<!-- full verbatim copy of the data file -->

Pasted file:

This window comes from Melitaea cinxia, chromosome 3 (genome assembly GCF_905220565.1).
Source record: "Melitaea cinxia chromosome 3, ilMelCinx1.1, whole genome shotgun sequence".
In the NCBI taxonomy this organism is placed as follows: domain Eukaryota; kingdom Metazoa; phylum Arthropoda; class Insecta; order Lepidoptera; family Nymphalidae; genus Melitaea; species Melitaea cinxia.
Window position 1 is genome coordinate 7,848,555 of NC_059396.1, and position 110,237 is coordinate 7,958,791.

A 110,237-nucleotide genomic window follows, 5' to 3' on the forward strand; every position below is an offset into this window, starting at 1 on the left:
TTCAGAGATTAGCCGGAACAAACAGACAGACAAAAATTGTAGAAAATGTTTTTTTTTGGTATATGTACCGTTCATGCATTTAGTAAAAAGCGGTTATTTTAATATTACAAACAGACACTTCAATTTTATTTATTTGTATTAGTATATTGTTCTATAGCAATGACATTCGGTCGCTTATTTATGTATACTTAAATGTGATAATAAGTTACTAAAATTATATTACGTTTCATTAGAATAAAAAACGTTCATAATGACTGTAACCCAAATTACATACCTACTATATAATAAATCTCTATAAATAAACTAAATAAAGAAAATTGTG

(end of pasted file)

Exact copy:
This window comes from Melitaea cinxia, chromosome 3 (genome assembly GCF_905220565.1).
Source record: "Melitaea cinxia chromosome 3, ilMelCinx1.1, whole genome shotgun sequence".
In the NCBI taxonomy this organism is placed as follows: domain Eukaryota; kingdom Metazoa; phylum Arthropoda; class Insecta; order Lepidoptera; family Nymphalidae; genus Melitaea; species Melitaea cinxia.
Window position 1 is genome coordinate 7,848,555 of NC_059396.1, and position 110,237 is coordinate 7,958,791.

A 110,237-nucleotide genomic window follows, 5' to 3' on the forward strand; every position below is an offset into this window, starting at 1 on the left:
TTCAGAGATTAGCCGGAACAAACAGACAGACAAAAATTGTAGAAAATGTTTTTTTTTGGTATATGTACCGTTCATGCATTTAGTAAAAAGCGGTTATTTTAATATTACAAACAGACACTTCAATTTTATTTATTTGTATTAGTATATTGTTCTATAGCAATGACATTCGGTCGCTTATTTATGTATACTTAAATGTGATAATAAGTTACTAAAATTATATTACGTTTCATTAGAATAAAAAACGTTCATAATGACTGTAACCCAAATTACATACCTACTATATAATAAATCTCTATAAATAAACTAAATAAAGAAAATTGTG